Several Gram-positive bacteria carry genes for anaerobic reduction of NO3(-) via NO2(-) to NH4(+) or gaseous nitrogen compounds, but the processes are understudied for these organisms. Here, we present results from a whole-genome analysis of the soil bacterium Bacillus vireti and a phenotypic characterization of intermediate and end-products, formed under anoxic conditions in the presence of NO3(-). Bacillus vireti has a versatile metabolism. It produces acetate, formate, succinate and lactate from fermentation and performs dissimilatory nitrate reduction via NO2(-) to ammonium (DNRA) using NrfA, while NirB may detoxify NO2(-) in the cytoplasm. Moreover, it produces NO from an unknown source and reduces it via N2O to N2 using two enzymes connected to denitrification: an unusual NO reductase, qCuA Nor encoded by cbaA, and a z-type N2O reductase, encoded by nosZ. In batch cultures, B. vireti reduced all NO3(-) to NO2(-) before the NO2(-) was reduced further. The quantities of all products varied with the initial NO3(-) concentration. With 5 mM NO3(-) , 90% was reduced to NH4 (+) while with ≥ 20 mM NO3(-), 50% was reduced to NO, N2O and N2. This organism is thus an aggressive NO2(-) accumulator and may act as a net source and sink of NO and N2O.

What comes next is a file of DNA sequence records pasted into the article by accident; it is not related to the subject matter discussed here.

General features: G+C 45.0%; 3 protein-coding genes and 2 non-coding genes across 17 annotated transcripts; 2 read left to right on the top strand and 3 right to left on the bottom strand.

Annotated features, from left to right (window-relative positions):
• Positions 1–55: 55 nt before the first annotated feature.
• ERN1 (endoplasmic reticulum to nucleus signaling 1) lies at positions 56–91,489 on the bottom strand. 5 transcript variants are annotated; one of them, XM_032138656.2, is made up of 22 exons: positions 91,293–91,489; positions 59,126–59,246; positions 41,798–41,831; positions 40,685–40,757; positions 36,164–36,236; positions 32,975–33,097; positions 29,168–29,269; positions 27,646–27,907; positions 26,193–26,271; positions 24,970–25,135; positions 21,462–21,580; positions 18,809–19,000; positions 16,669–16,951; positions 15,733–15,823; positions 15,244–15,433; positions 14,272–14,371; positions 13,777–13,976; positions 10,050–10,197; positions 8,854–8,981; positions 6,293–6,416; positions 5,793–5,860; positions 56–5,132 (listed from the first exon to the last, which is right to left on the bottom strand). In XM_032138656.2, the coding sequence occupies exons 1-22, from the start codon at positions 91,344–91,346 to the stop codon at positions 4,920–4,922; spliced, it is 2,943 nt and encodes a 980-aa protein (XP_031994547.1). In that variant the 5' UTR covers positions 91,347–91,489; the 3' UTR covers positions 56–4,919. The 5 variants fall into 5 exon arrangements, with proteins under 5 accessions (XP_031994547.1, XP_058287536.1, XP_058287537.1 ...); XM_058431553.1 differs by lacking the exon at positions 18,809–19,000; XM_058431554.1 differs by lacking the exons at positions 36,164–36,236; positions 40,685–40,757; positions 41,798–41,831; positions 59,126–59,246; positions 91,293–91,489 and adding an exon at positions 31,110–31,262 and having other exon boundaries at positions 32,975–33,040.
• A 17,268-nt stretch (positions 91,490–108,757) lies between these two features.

© 2014 Society for Applied Microbiology and John Wiley & Sons Ltd.